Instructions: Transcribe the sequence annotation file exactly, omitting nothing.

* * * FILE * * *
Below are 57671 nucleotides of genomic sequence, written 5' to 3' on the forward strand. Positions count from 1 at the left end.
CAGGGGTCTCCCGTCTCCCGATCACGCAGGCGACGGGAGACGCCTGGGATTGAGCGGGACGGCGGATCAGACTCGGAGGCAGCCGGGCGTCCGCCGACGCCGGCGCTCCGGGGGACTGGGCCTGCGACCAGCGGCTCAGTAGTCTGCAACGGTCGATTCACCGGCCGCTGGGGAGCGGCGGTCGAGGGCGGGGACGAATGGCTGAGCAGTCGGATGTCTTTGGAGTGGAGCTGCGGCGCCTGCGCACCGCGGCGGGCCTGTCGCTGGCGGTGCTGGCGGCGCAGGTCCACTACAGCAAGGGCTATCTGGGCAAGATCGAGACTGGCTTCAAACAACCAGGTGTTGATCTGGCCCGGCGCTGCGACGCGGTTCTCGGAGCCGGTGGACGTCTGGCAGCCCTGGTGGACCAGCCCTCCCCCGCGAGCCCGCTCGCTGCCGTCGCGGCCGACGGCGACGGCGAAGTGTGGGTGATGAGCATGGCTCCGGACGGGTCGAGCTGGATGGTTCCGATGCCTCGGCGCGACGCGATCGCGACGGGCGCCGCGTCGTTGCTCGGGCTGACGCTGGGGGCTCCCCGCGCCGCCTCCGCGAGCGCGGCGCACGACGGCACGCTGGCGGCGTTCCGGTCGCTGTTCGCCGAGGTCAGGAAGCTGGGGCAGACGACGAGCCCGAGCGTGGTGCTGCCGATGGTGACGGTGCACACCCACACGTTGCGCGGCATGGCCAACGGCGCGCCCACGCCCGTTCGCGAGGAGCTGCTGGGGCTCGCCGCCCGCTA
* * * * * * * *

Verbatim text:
Below are 57671 nucleotides of genomic sequence, written 5' to 3' on the forward strand. Positions count from 1 at the left end.
CAGGGGTCTCCCGTCTCCCGATCACGCAGGCGACGGGAGACGCCTGGGATTGAGCGGGACGGCGGATCAGACTCGGAGGCAGCCGGGCGTCCGCCGACGCCGGCGCTCCGGGGGACTGGGCCTGCGACCAGCGGCTCAGTAGTCTGCAACGGTCGATTCACCGGCCGCTGGGGAGCGGCGGTCGAGGGCGGGGACGAATGGCTGAGCAGTCGGATGTCTTTGGAGTGGAGCTGCGGCGCCTGCGCACCGCGGCGGGCCTGTCGCTGGCGGTGCTGGCGGCGCAGGTCCACTACAGCAAGGGCTATCTGGGCAAGATCGAGACTGGCTTCAAACAACCAGGTGTTGATCTGGCCCGGCGCTGCGACGCGGTTCTCGGAGCCGGTGGACGTCTGGCAGCCCTGGTGGACCAGCCCTCCCCCGCGAGCCCGCTCGCTGCCGTCGCGGCCGACGGCGACGGCGAAGTGTGGGTGATGAGCATGGCTCCGGACGGGTCGAGCTGGATGGTTCCGATGCCTCGGCGCGACGCGATCGCGACGGGCGCCGCGTCGTTGCTCGGGCTGACGCTGGGGGCTCCCCGCGCCGCCTCCGCGAGCGCGGCGCACGACGGCACGCTGGCGGCGTTCCGGTCGCTGTTCGCCGAGGTCAGGAAGCTGGGGCAGACGACGAGCCCGAGCGTGGTGCTGCCGATGGTGACGGTGCACACCCACACGTTGCGCGGCATGGCCAACGGCGCGCCCACGCCCGTTCGCGAGGAGCTGCTGGGGCTCGCCGCCCGCTA